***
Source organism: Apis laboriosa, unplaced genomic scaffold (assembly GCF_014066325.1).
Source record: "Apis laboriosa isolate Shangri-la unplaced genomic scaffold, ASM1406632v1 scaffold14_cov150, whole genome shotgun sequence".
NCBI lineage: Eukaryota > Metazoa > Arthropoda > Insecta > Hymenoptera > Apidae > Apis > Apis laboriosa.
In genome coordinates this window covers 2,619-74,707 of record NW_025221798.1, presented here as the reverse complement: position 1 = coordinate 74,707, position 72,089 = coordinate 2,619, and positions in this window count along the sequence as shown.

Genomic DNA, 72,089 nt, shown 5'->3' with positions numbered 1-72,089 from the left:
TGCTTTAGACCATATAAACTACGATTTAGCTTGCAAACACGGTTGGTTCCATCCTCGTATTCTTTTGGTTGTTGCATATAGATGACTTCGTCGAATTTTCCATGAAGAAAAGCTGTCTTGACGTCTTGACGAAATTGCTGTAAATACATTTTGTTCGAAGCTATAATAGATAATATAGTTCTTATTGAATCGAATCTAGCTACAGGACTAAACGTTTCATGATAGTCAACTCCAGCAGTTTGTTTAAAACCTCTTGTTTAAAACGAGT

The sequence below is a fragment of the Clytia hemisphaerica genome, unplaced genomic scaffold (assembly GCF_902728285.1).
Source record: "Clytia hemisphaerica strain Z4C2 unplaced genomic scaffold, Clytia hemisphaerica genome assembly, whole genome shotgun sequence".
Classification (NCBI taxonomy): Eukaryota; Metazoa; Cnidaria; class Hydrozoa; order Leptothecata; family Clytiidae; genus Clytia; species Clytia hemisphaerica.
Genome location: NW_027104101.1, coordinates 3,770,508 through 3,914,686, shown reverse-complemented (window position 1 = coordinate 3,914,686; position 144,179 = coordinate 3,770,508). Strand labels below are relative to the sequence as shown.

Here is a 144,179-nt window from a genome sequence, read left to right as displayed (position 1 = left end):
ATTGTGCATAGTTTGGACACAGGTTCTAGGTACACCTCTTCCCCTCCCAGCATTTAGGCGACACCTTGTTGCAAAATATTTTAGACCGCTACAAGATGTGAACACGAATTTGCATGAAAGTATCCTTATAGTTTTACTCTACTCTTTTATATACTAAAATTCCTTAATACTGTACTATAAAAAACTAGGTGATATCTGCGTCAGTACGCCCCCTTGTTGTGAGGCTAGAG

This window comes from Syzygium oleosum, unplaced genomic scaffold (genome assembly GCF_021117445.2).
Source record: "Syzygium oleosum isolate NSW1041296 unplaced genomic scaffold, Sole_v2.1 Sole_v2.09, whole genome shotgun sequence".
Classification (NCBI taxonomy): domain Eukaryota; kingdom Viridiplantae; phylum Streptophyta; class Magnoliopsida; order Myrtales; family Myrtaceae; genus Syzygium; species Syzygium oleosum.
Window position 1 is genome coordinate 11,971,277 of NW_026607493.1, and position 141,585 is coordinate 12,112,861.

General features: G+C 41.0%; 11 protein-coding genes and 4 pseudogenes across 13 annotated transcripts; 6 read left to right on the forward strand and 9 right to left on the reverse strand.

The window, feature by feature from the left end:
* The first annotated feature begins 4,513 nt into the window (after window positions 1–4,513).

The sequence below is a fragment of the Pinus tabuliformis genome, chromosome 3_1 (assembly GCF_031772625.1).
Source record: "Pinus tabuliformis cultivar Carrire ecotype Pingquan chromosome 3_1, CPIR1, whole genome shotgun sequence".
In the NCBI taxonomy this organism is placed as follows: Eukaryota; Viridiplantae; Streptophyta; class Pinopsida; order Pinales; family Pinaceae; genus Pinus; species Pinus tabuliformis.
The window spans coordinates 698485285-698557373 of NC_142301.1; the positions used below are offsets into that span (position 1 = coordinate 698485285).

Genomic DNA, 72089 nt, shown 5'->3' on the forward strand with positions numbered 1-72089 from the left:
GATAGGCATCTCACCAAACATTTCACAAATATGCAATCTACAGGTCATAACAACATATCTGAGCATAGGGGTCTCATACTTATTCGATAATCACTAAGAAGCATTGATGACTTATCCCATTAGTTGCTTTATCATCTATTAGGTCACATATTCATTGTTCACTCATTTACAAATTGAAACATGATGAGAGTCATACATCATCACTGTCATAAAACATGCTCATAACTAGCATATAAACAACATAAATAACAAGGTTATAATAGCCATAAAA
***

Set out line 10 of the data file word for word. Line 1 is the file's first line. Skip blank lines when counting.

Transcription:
Genome location: NW_027104101.1, coordinates 3,770,508 through 3,914,686, shown reverse-complemented (window position 1 = coordinate 3,914,686; position 144,179 = coordinate 3,770,508). Strand labels below are relative to the sequence as shown.